James K. A. Smith on marketing, desire, and the erotic:
“In a culture whose civic religion prizes consumption as the height of human flourishing, marketing taps into our erotic religious nature and seeks to shape us in such a way that this passion and desire is directed to strange gods, alternative worship, and another kingdom. And it does so by triggering and tapping into our erotic core — the heart. Thus in marketing one finds the promise of a kind of transcendence that is linked to a certain bastardization of the erotic. Certain modes of advertising appeal more directly to eros, to sexual desire and romantic love, and then in a move of substitution, channel our desire into a product — or at least associate the product with that desire and promise a kind of fulfillment ….
… I think we should first recognize and admit that the marketing industry — which promises an erotically charged transcendence through media that connects to our heart and imagination — is operating with a better, more creational, more incarnational, more holistic anthropology than much of the (evangelical) church. In other words, I think we must admit that the marketing industry is able to capture, form, and direct our desires precisely because it has rightly discerned that we are embodied, desiring creatures whose being-in-the-world is governed by the imagination. Marketers have figured out the way to our heart because they ‘get it’: they rightly understand that, at root, we are erotic creatures — creatures who are oriented primarily by love and passion and desire. In sum, I think Victoria is in on Augustine’s secret.” (Desiring the Kingdom, 76)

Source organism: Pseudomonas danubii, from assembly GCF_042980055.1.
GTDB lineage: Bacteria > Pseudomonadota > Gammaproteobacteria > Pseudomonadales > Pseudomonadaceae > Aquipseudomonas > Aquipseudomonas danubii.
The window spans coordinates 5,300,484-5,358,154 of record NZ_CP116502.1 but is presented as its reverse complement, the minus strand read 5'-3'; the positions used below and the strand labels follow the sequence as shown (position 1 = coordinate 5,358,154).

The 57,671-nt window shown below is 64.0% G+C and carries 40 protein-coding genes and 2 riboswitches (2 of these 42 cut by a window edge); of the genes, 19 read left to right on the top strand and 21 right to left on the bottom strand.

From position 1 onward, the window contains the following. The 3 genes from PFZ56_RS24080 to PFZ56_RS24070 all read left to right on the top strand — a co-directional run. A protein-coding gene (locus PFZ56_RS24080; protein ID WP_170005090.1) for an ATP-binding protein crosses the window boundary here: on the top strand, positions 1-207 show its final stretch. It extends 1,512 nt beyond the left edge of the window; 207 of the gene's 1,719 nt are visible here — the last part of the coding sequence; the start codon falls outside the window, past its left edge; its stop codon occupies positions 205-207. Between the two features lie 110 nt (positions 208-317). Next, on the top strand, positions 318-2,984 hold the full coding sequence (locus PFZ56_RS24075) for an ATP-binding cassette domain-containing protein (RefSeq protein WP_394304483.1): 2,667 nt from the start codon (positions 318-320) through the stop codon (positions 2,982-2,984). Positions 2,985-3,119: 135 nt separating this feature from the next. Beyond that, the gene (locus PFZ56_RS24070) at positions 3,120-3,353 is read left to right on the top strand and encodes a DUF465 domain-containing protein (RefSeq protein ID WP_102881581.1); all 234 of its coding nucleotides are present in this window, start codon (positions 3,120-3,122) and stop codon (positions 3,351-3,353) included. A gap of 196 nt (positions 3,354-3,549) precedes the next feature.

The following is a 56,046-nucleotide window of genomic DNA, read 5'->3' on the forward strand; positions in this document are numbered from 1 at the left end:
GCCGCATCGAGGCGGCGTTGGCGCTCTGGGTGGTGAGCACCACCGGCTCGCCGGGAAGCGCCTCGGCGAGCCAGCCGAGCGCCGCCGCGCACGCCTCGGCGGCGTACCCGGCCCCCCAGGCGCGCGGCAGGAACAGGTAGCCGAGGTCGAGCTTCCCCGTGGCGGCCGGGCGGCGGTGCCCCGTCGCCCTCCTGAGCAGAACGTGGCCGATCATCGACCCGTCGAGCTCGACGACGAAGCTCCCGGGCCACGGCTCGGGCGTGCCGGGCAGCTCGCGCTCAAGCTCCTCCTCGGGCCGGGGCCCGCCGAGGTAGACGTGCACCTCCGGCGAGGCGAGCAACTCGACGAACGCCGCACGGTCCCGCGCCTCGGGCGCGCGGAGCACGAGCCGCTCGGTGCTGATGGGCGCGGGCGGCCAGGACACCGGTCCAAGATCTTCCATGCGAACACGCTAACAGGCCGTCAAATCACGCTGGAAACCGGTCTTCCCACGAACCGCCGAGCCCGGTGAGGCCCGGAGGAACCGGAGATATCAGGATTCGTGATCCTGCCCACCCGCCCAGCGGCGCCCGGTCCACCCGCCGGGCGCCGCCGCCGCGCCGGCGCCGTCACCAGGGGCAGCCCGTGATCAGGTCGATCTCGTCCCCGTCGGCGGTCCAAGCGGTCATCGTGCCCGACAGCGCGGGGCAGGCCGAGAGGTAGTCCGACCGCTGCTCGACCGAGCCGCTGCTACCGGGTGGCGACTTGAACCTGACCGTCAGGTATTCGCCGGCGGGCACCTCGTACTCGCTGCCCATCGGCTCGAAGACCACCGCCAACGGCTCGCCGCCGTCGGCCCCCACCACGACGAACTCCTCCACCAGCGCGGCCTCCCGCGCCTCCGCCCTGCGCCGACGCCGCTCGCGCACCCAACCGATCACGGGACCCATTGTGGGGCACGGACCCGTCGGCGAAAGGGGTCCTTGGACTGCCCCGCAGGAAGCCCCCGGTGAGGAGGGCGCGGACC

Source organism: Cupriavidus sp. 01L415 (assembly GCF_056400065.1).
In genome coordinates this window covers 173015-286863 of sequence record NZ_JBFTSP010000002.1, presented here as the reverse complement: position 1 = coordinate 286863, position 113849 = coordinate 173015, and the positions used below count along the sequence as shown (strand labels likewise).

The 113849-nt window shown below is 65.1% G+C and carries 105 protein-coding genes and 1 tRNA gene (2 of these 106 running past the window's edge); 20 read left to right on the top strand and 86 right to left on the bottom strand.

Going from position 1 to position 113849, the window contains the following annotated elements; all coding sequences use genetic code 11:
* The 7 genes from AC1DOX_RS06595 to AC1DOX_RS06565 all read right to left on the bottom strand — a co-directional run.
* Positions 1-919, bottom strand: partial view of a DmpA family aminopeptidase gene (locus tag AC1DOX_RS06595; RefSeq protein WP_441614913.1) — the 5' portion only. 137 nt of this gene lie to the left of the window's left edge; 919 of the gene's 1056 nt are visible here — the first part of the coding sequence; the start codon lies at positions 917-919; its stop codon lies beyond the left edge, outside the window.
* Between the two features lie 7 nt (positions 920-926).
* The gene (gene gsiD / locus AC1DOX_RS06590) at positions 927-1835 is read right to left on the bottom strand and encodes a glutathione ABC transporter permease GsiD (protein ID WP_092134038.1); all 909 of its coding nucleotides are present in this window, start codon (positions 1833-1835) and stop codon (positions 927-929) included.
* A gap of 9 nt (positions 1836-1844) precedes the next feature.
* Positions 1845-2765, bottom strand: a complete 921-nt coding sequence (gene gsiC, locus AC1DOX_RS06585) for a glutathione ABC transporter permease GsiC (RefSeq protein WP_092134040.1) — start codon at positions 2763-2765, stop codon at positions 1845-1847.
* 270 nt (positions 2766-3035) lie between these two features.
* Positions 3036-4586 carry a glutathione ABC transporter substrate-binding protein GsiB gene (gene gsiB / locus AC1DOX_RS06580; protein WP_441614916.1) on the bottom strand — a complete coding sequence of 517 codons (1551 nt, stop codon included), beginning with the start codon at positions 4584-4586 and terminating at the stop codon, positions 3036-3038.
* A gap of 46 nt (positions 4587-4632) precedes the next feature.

The Victoria in question is, of course, the purveyor of a certain line of woman’s attire. Augustine’s secret, as Smith puts it, is the recognition that human beings are embodied, desiring animals before they are thinking, rational beings. We aim at life with our heart, not with our mind — the heart here standing for all the emotional, affective, visceral and bodily dimensions of the human person.
3 thoughts on “Augustine’s Secret”
Put this on our agenda: explain to me how you see this thesis impacting the church.
Good stuff. As G.K. seems to be ubiquitous in my thinking right now, I believe he’d agree when he says (an excerpt which happens to come from one of my favorite chapters):
“My first and last philosophy, that which I believe in with unbroken certainty, I learnt in the nursery…I knew the magic beanstalk before I had tasted beans; I was sure of the Man in the Moon before I was certain of the moon…I am concerned with a certain way of looking at life, which was created in me by the fairy tales, but has since been meekly ratified by the mere facts.” (Orthodoxy, 46-47)
Randy: Noted. There will be more reflections on this theme on here as well.
Justin: Yes, quite apropos. Oh, and fixed the other item.